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Thursday, December 27, 2012

M42 on Orion's Facebook page

Another Flickr member informed me that my M42 image was chosen as one of the 4 "nice astophotos from their customers for the end of 2012" on Facebook.

Monday, December 24, 2012

Pacman Reprocess

NGC 281 Pacman Reprocess & HST palette
 Reprocessed the Pacman using new Ha and colors from DSLR narrowband version to create the HST palette.
Images taken Nov 17,2012, Dec 12,2012 & Dec 23,2012

Camera QHY9M &w/ Starlight Express Filterwheel, LRGB & NB Baader filters
Telescope: Orion ED102CF & Sirius Goto Mount
Ha-2 x1200 sec 1x1 bin
L-5x1200 sec 1x1 bin
R- 3x1200 sec 1x1 bin
G-3x1200 sec 1x1 bin
B- 3x1200 sec 1x1 bin
Acquired with Nebulosity 2. Dark frames subtracted and DDP applied to each channel
Post-Processed in Photoshop CS6

Previous attempts seen at last blog entry:

Saturday, December 22, 2012

Pacman Nebula.....1 year progression

Not quite 1 year ago I took my first picture of NGC 281 The Pacman Nebula in the constellation of Cassiopeia. This was taken with my Canon T3i & Orion ST-80T refractor. I used 12 stacked frames, 10 at 2 minutes and 2 at 6 minutes:
Taken on January 18,2012

Shortly after I bought a Canon T3 and modified it myself by removing the stock IR filter. I took this with the modified T3 and  the same Orion ST-80T. 16 stacked frames, 11 at 2 minutes, 5 at 5 minutes.

                                                        Taken February 3,2012

Late in the summer I purchased 3 Astronomik clip-in filters(Hydrogen Alpha,Oxygen III and Sulfur II) and attempted narrowband imaging using both of my Canon cameras and 2 telescopes.
Orion ST-80T & modified Canon T3 for Ha & SII
Orion ED102CF & Canon T3i for OIII
R=SII 6x600 ISO800
G=Ha 6x600 ISO800
B=OIII 7x600 ISO800
3h 10m
Taken September 7,2012
It was my first attempt at narrowband imaging and I used the Hubble Telescope palette in processing. I found the Canon DSLR produced alot of noise and started debating on whether or not to get a CCD camera.

After considering everything, I decided to get a QHY9M CCD camera. This was one of my first attempts with the new CCD.

Camera QHY9M
Telescope: Orion ED102CF
L-5x1200 sec 1x1 bin
R- 3x1200 sec 1x1 bin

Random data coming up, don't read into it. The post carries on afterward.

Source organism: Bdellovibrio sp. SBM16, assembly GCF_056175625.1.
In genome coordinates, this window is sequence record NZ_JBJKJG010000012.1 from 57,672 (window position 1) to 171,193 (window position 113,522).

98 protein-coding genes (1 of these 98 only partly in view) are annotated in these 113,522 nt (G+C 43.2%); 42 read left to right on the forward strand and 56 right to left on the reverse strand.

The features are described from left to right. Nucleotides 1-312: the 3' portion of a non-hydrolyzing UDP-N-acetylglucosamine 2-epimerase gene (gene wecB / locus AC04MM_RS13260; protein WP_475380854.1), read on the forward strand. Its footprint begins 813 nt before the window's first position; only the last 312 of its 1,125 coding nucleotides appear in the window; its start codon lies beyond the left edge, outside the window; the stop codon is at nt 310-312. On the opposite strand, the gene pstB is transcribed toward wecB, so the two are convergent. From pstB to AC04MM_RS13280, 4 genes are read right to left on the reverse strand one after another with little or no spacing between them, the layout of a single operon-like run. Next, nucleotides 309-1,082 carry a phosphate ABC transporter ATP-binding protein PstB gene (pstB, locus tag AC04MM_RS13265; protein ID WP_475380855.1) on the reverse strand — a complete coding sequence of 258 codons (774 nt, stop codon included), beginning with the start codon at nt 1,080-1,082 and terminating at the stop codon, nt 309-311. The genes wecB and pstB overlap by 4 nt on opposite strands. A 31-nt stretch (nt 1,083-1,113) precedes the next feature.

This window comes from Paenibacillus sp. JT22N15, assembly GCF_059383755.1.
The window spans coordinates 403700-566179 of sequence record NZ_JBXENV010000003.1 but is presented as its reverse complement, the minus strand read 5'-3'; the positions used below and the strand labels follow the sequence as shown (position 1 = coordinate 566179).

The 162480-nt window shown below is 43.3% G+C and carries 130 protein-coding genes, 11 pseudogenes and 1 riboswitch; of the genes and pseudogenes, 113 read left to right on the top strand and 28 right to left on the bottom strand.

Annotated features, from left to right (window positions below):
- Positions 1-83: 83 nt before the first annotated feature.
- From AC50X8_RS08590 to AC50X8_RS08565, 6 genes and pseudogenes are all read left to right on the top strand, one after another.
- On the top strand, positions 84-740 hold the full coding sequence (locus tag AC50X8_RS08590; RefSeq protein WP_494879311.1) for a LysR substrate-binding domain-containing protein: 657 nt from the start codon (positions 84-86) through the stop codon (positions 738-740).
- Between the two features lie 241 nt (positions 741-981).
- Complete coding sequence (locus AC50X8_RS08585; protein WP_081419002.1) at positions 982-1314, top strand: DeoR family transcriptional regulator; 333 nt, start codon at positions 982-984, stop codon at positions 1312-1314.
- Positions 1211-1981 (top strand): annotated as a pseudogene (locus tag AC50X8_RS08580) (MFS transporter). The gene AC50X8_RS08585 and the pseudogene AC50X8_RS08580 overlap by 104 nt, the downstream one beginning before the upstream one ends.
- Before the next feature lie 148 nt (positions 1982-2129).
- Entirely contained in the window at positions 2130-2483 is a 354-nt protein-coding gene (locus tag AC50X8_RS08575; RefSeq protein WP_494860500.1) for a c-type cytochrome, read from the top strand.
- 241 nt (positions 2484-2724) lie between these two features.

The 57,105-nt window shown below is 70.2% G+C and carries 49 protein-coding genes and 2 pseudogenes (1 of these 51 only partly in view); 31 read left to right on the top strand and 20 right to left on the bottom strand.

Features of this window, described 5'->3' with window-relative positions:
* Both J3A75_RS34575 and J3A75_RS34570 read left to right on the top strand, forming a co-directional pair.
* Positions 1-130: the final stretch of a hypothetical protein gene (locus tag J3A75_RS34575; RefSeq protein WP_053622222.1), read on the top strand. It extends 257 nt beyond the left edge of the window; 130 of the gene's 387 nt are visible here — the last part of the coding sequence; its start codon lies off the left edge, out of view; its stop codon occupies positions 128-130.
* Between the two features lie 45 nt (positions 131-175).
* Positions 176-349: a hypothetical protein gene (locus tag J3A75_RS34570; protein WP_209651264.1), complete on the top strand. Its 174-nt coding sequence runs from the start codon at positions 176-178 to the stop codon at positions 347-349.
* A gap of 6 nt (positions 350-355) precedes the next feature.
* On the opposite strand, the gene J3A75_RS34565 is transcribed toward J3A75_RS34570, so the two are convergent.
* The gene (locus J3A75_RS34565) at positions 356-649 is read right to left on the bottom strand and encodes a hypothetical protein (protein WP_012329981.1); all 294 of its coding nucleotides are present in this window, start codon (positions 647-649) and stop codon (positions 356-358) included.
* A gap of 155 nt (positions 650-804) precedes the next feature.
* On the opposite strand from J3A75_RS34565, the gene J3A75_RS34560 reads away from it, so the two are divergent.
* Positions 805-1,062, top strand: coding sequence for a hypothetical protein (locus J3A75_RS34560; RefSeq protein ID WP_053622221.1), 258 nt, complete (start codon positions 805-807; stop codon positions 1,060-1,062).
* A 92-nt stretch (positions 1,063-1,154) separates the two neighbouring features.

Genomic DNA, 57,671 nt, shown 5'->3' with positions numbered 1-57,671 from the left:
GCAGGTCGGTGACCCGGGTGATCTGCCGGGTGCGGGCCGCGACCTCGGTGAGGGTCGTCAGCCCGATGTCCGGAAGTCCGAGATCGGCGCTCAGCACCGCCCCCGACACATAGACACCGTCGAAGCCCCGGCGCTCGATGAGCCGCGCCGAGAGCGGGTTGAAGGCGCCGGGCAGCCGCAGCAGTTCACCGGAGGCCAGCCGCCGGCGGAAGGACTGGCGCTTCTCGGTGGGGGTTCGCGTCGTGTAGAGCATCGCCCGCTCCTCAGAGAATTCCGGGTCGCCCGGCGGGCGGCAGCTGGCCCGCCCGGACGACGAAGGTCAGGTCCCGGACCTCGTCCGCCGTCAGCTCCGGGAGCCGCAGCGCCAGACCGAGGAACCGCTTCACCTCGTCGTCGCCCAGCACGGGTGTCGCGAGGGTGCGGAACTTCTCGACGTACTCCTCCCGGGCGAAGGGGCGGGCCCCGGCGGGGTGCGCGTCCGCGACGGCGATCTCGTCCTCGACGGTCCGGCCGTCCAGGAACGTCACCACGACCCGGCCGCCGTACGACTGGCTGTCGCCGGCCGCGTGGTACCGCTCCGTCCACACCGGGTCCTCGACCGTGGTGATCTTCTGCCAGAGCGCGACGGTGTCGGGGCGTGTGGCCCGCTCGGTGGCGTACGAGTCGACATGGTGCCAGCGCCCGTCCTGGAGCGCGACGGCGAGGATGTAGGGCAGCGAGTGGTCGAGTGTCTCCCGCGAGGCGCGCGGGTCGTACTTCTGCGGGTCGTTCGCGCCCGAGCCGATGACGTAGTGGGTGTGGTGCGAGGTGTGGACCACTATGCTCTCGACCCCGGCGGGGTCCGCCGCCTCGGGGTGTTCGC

G-3x1200 sec 1x1 bin
B- 3x1200 sec 1x1 bin
Images taken Nov 17,2012 & Dec 12,2012

Although I really like the Hubble palette, I don't have the correct filters to image narrowband with my CCD. So in photoshop, I used the colors from the previous DSLR version(the Canon cameras) to create this "hybrid"
It's basically a stack of the DSLR narrowband and current image. I used the blending mode of "colors" in the layers tab after aligning and scaling the DSLR image to the current image.
Hopefully soon, weather permitting I can re-image the Pacman in narrowband with my CCD

Saturday, December 15, 2012

Orion's Nebulas

Brushed the dust off of my Canon T3 and used a 75-300mm lens to make this project. 4-10 minute subs with and without the Astronomik Ha clip-in filter makes up the background. Overlayed 3 of my past images M78,M42 and NGC2024. I actually imaged the background for this while finishing up gathering subs for my M78 image. That was the one and only clear night in weeks.

This image contains part of  the Constellation of Orion. On the right the long red nebulosity is called Barnard's Loop. At the top the blue nebulosity is Messier 78, a reflection nebula. The Horsehead Nebula and Flaming Tree Nebula can be see by the 1st "belt" star Alnitak. The 3 belt stars are nearly midway down running up towards the right. Below the Horsehead can be seen the Running Man Nebula and the Orion Nebula



NGC 2024 The Horsehead Nebula

The Running Man and Orion Nebulas

Saturday, December 8, 2012

Dec 8,2012 works in progress

It's been cloudy for weeks.My handbox for the ED102CF is in for repair and I haven't received my new filterwheel yet. Also ordered a Williams Optics Flat4 focal reducer. In the meantime decided to work on several projects I had going even though I haven't collected enough data yet:


Images taken Nov 10,2012
Camera QHY9M
Telescope: Orion ED102CF
R- 3x900 sec 2x2 bin
G-1x900 sec 2x2 bin
B- 5x900 sec 2x2 bin
Acquired with Nebulosity 2. Dark frames subtracted and DDP applied to each channel
Post-Processed in Photoshop CS6. Used the "channels" mode to enhance the green & red channels. The image needs alot more data....hopefully soon.

                              NGC 281 The Pacman Nebula
Camera QHY9M
Telescope: Orion ED102CF
R-3x20 minute sub 1x1 bin
G-1x20 minute sub 1x1 bin
B- used green

Acquired with Nebulosity 2. Dark frames subtracted and DDP applied to each channel
Post-Processed in Photoshop CS6.

NGC 2264 The Cone Nebula
Camera QHY9M
Telescope: Orion ED102CF

This is a single 20 minute Luminance subframe. Had a focuser issue as the weight of the CCD camera caused the focuser to move.

Thursday, November 22, 2012

Astrophotography M42

Decided to start a blog about Astrophotography per several requests from members of Astronomy I am by no means even close to an expert and I have tons to learn. I am just flattered by the request and thought I could help some others,

I started Astrophotography August 2011 with my 8" SCT and brand new Canon T3i DSLR.  I had never even used a DSLR camera before....alot to learn. My goal was astrophotography.

I had dabbled with astrophotography with a Pentax 35mm film camera when I purchased my 8" Meade LX-50 SCT in the mid-90's. This is one of my first images of M42 with the SCT and 35mm
A roll of film would yield 20-24 pictures and probably only 1 or 2 were worth keeping. I would manually guide on a dim star using an "off-axis guider". It's a T-shapped device which picks off part of the image the telescope captures. A special illuminated eyepiece with crosshairs was inserted, a guide star found and centered. The trick was to keep the star in the crosshairs using the telescope's handbox controller. An image as above would require me to stare into this eyepiece for 20 or more minutes. Boy has technology changed this.

Since last August I've imaged M42 more than any other deep sky object.